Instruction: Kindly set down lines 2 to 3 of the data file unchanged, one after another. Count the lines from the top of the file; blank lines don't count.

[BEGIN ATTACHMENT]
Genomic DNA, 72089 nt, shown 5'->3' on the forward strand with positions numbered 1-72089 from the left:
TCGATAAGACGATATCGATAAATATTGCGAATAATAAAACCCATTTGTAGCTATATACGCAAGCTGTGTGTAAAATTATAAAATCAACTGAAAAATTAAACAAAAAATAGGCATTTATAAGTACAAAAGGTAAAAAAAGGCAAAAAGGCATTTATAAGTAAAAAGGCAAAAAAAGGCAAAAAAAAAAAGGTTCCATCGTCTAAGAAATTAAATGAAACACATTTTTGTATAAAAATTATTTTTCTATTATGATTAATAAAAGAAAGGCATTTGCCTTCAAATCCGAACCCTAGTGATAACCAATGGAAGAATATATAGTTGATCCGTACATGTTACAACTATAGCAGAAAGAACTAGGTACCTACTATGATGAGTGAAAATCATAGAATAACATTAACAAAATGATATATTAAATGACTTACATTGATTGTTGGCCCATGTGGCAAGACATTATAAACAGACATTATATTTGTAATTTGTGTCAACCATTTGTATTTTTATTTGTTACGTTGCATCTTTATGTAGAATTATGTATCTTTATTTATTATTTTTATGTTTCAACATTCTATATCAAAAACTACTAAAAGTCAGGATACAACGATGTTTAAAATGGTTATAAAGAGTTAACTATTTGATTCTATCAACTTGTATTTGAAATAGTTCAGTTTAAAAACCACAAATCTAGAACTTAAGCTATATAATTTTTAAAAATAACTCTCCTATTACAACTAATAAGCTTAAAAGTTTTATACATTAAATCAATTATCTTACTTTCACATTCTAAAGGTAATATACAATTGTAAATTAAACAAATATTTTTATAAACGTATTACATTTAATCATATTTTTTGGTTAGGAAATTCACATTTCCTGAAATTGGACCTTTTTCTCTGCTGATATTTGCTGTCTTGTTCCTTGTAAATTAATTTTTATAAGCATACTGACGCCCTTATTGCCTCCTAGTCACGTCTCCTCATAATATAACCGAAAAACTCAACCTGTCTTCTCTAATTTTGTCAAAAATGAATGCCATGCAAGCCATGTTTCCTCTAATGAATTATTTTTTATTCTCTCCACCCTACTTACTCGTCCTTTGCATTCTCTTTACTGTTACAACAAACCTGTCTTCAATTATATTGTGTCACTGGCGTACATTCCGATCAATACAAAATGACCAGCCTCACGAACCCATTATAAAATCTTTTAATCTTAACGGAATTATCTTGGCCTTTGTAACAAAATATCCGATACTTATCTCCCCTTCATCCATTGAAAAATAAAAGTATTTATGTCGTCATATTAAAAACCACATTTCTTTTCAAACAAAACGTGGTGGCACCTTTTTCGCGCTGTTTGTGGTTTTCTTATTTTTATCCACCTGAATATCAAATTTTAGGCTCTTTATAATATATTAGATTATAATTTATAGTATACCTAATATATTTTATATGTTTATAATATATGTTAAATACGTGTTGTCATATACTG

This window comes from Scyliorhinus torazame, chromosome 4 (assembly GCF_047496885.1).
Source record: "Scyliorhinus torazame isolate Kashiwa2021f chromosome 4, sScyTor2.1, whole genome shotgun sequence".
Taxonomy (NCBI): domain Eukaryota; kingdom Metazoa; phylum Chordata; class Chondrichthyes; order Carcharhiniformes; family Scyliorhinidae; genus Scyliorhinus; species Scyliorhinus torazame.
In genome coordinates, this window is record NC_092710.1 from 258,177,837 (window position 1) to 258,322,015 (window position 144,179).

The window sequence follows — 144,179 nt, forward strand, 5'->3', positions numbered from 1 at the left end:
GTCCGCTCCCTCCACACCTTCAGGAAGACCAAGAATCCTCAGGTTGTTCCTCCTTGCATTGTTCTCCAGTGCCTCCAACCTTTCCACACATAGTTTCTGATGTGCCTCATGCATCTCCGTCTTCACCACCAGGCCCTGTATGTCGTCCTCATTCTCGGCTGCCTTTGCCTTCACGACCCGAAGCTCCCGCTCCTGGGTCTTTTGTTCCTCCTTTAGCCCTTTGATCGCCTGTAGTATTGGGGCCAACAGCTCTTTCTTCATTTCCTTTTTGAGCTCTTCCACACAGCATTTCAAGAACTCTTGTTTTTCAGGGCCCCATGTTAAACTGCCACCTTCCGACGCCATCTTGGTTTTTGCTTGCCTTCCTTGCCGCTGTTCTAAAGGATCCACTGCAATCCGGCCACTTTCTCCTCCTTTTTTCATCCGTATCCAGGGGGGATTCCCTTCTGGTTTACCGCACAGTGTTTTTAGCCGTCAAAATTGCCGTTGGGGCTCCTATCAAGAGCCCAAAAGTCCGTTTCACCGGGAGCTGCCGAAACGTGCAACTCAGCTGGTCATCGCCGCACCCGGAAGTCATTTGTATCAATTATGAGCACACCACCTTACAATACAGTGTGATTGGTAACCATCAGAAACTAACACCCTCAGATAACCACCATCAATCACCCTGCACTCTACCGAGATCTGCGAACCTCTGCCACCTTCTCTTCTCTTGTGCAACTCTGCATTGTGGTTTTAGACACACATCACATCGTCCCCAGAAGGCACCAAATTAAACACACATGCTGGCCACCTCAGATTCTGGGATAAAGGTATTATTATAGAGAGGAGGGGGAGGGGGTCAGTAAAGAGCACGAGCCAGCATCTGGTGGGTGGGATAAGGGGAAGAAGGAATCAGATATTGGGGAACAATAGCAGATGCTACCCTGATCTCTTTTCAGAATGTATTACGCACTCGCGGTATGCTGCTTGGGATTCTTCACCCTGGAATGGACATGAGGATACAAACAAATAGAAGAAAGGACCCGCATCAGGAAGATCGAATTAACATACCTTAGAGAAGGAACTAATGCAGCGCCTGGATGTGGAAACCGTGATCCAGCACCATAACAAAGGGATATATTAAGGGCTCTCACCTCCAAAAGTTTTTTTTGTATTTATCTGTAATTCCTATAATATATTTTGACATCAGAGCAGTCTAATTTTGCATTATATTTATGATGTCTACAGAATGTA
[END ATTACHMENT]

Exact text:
TCGATAAGACGATATCGATAAATATTGCGAATAATAAAACCCATTTGTAGCTATATACGCAAGCTGTGTGTAAAATTATAAAATCAACTGAAAAATTAAACAAAAAATAGGCATTTATAAGTACAAAAGGTAAAAAAAGGCAAAAAGGCATTTATAAGTAAAAAGGCAAAAAAAGGCAAAAAAAAAAAGGTTCCATCGTCTAAGAAATTAAATGAAACACATTTTTGTATAAAAATTATTTTTCTATTATGATTAATAAAAGAAAGGCATTTGCCTTCAAATCCGAACCCTAGTGATAACCAATGGAAGAATATATAGTTGATCCGTACATGTTACAACTATAGCAGAAAGAACTAGGTACCTACTATGATGAGTGAAAATCATAGAATAACATTAACAAAATGATATATTAAATGACTTACATTGATTGTTGGCCCATGTGGCAAGACATTATAAACAGACATTATATTTGTAATTTGTGTCAACCATTTGTATTTTTATTTGTTACGTTGCATCTTTATGTAGAATTATGTATCTTTATTTATTATTTTTATGTTTCAACATTCTATATCAAAAACTACTAAAAGTCAGGATACAACGATGTTTAAAATGGTTATAAAGAGTTAACTATTTGATTCTATCAACTTGTATTTGAAATAGTTCAGTTTAAAAACCACAAATCTAGAACTTAAGCTATATAATTTTTAAAAATAACTCTCCTATTACAACTAATAAGCTTAAAAGTTTTATACATTAAATCAATTATCTTACTTTCACATTCTAAAGGTAATATACAATTGTAAATTAAACAAATATTTTTATAAACGTATTACATTTAATCATATTTTTTGGTTAGGAAATTCACATTTCCTGAAATTGGACCTTTTTCTCTGCTGATATTTGCTGTCTTGTTCCTTGTAAATTAATTTTTATAAGCATACTGACGCCCTTATTGCCTCCTAGTCACGTCTCCTCATAATATAACCGAAAAACTCAACCTGTCTTCTCTAATTTTGTCAAAAATGAATGCCATGCAAGCCATGTTTCCTCTAATGAATTATTTTTTATTCTCTCCACCCTACTTACTCGTCCTTTGCATTCTCTTTACTGTTACAACAAACCTGTCTTCAATTATATTGTGTCACTGGCGTACATTCCGATCAATACAAAATGACCAGCCTCACGAACCCATTATAAAATCTTTTAATCTTAACGGAATTATCTTGGCCTTTGTAACAAAATATCCGATACTTATCTCCCCTTCATCCATTGAAAAATAAAAGTATTTATGTCGTCATATTAAAAACCACATTTCTTTTCAAACAAAACGTGGTGGCACCTTTTTCGCGCTGTTTGTGGTTTTCTTATTTTTATCCACCTGAATATCAAATTTTAGGCTCTTTATAATATATTAGATTATAATTTATAGTATACCTAATATATTTTATATGTTTATAATATATGTTAAATACGTGTTGTCATATACTG

This window comes from Scyliorhinus torazame, chromosome 4 (assembly GCF_047496885.1).